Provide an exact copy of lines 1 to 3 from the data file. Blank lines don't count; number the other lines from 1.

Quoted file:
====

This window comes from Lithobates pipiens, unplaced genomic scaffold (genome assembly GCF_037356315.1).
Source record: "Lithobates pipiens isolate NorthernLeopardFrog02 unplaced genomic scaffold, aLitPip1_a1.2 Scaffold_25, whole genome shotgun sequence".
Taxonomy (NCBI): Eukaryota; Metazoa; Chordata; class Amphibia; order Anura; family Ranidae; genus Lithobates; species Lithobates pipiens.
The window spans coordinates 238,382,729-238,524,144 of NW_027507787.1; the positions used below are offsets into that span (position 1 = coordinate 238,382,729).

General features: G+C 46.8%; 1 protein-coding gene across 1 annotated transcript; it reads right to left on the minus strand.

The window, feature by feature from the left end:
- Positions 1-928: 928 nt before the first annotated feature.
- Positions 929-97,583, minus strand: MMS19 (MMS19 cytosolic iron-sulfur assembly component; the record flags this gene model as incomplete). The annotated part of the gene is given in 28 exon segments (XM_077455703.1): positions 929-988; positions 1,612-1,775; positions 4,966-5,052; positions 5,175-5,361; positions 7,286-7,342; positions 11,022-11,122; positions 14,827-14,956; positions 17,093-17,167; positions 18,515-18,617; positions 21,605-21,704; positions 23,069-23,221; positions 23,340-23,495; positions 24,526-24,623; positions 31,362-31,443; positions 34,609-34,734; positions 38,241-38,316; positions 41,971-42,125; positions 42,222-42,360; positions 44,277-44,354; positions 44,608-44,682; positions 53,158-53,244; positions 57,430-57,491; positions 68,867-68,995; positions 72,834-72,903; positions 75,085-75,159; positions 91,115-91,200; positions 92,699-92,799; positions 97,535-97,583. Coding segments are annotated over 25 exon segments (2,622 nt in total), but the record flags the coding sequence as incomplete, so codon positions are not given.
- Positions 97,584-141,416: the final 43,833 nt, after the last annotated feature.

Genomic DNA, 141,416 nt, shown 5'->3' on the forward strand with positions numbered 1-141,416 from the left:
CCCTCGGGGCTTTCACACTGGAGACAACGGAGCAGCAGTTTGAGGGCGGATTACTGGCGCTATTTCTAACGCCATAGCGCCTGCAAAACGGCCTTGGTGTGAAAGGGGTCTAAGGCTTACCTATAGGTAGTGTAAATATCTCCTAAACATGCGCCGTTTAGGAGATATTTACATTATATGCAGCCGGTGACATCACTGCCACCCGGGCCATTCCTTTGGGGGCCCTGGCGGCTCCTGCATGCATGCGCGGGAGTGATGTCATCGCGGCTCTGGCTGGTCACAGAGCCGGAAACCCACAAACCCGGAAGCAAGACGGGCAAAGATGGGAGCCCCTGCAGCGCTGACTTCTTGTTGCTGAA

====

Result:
This window comes from Lithobates pipiens, unplaced genomic scaffold (genome assembly GCF_037356315.1).
Source record: "Lithobates pipiens isolate NorthernLeopardFrog02 unplaced genomic scaffold, aLitPip1_a1.2 Scaffold_25, whole genome shotgun sequence".
Taxonomy (NCBI): Eukaryota; Metazoa; Chordata; class Amphibia; order Anura; family Ranidae; genus Lithobates; species Lithobates pipiens.